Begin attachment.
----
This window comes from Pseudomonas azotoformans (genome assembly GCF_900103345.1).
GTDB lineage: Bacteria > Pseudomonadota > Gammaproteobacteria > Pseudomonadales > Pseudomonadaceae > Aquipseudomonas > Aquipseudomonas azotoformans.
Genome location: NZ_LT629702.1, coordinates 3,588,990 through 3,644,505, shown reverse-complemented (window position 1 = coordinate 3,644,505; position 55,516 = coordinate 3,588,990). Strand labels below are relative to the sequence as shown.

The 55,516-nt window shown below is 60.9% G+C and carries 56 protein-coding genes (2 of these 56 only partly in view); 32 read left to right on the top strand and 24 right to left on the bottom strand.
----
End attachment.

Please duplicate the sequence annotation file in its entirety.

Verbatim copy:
This window comes from Pseudomonas azotoformans (genome assembly GCF_900103345.1).
GTDB lineage: Bacteria > Pseudomonadota > Gammaproteobacteria > Pseudomonadales > Pseudomonadaceae > Aquipseudomonas > Aquipseudomonas azotoformans.
Genome location: NZ_LT629702.1, coordinates 3,588,990 through 3,644,505, shown reverse-complemented (window position 1 = coordinate 3,644,505; position 55,516 = coordinate 3,588,990). Strand labels below are relative to the sequence as shown.

The 55,516-nt window shown below is 60.9% G+C and carries 56 protein-coding genes (2 of these 56 only partly in view); 32 read left to right on the top strand and 24 right to left on the bottom strand.